As mentioned in previous posts our ad-hoc host Deniz in Istanbul had told us not to miss Tasköprü which is famous for its garlics. People we meet often ask where we are going and during the last few days our reply has been ”Bangkok, but first a stop to enjoy garlic in Tasköprü”
It is interesting to see the reaction in people’s faces when two complete strangers on bicycles tell that they are on the way to visit what their local community is famous for. So thank you Deniz for informing us about Tasköprü and providing us not only with an interesting place to visit, but also an icebreaker in our communication with people we meet along the way.
After having chosen not to camp beside any empty coffins the previous night we had pitched our tent 13 km west of Tasköprü. We left the camp in the early morning with the plan to have a breakfast with intense garlic aroma in Turkey’s own garlic capital. As soon as we entered the town we quickly found out that garlics are not in season now and we had to leave the town without being able to stock up on garlic to use in our coming dinner.
The town looked nice with a little stream flowing through its centre and an old stone bridge with beautiful arches across. Tasköprü has an annual garlic festical in September when Miss and Mr. Garlic are choosen. The festival attracts thousands of visitors and I bet it will be much easier to find fresh garlic then.
One interesting thing about Turkey is that gas stations don’t sell road maps. We have one that we bought at the border shop when entering from Bulgaria. It covers all of Turkey and is not detailed enough for our needs. Turkey is a large country and even our lousy map has a few places marked as sights worth to visit. If a map with too few details tells there is something to see, then it must be worth to visit for sure.
Tasköprü has one of those few places and it was called Pompeipolois and is located just outside town. We rode there and found a steep track up on a hill. We didn’t know what it was and couldn’t ask anyone about it either. When we got to the top of the hill we met a sheperd and asked for ”Pompeipolios” and he pointed to two fenced areas. When arriving there we understood that this probably was a place that had been excavated by archeologists.
There was not much to see so we rolled back down again and then met a guy walking towards us with a walkie talkie in his hand. He asked if we were tourists and pointed towards a building and made a sign that we interpreted as to wait while he went for the keys.
It turned out that Pompeipolios was a Roman city that had been abandoned and that was now being excavated. In the building they stored 2000 year old artifacts that the man with the walkie-talkie wanted to show us. Later we went to have tea with him in his little office and chat via google translate and do some reading about the site in English information leaflets he had.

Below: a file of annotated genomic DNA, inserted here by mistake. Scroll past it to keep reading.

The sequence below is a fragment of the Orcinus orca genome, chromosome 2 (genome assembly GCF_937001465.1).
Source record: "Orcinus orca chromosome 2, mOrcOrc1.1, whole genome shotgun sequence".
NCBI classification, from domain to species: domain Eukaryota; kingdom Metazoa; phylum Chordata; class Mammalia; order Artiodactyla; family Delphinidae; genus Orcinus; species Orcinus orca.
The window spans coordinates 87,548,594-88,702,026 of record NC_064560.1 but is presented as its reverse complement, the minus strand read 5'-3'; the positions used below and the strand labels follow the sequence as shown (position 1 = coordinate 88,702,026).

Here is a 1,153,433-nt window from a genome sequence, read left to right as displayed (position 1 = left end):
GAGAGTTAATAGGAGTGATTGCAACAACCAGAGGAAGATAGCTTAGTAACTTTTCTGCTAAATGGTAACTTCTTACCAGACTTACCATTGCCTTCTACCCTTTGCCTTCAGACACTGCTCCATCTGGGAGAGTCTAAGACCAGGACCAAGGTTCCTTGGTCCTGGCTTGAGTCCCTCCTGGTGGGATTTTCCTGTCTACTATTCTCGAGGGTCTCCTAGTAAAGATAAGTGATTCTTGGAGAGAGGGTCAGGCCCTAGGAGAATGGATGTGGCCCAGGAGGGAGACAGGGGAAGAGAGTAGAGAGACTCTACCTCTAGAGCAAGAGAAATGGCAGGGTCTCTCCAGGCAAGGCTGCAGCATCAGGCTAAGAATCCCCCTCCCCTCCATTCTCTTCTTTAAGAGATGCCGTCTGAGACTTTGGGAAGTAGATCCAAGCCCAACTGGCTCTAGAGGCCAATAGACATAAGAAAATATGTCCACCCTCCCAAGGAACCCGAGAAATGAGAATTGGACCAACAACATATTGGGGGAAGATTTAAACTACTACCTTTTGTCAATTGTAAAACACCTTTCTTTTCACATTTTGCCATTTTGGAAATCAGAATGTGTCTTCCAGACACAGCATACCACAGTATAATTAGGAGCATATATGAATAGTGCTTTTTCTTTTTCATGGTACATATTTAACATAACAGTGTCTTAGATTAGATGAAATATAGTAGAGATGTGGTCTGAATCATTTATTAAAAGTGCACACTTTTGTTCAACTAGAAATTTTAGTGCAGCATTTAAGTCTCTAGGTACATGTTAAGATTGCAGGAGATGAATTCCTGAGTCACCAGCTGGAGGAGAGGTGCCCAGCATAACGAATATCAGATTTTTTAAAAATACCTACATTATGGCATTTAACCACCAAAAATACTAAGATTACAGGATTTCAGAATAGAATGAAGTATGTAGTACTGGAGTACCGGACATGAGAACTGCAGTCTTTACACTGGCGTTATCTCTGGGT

We then continued towards Boyabat. It was hot and after a while I got completely exhausted due to low levels of both glycogen and motivation. This is not a new situation for me and when it happens when riding with my team in Elmhults Sport Club there is always some kind team mate who will push for a while. When only being two people carrying large panniers it is not so easy to push and certainly not for Wej. The only thing I could do was to stay close to her rear wheel and just keep going.
After a late döner lunch I got my energy back and we could go on riding. We entered a big valley with rice paddies in the middle and dry mountains around it. There were also a large number of factories producing bricks and other kind of building materials.
In the late afternoon it was time to try to find somewhere to sleep. After a day of hard work in the sun on dusty roads we really wanted to shower. Just a few kilometers before the town of Boyabata we found a gas station and stopped to check if we could sleep there.
In yesteday’s post I started to call the guys who fill tanks as ”tank-fillers”. My friend and cycling team mate Iain, who is from Scotland dropped me a mail to tell they are alled ”gas station attendants”. Thanks a lot for the clarification Iain…. 🙂
The attendant at this station got exited when he saw us and started to talk for a long time about something that we understood as another cyclist who went from Spain to India and who had pitched his tent at this gas station. When we asked if we could camp there too he took us around to show possible places to put the tent.
After an acrobatic shower in ice cold water with a less than one meter long water hose connected to a tap 30 cm above the floor, we were ready to socialise with the local people
This gas station had very few customers so the attendant had plenty of time to take care of us. We got lots of cups of tea and in later he shopped up some cucmbers, tomatoes and sliced some bread for us to have as a shared evening meal.
At the attendants office there were two more people sitting watching football on TV. It was a middle age man and his teenage son. The man spoke a bit of German and acted as interpreter. He told us he was a truck driver who had been driving his truck almost all over Europe and was now waiting to go to one of the nearby brick factories for loading. His and my German was just as bad and we could hardly communicate. He seemed to know the attendant and spoke to him as they were old friends since long time. Maybe he usually stops at this gas station while waiting for loading, or maybe it is simply the Turkish way of life of sharing an evening with a complete stranger….
It was a nice evening and we went to bed later than planned. Since it was warm we had only pitched our innertent to improve ventilation. It was nice to be able to fall asleep while watching the stars from inside the tent.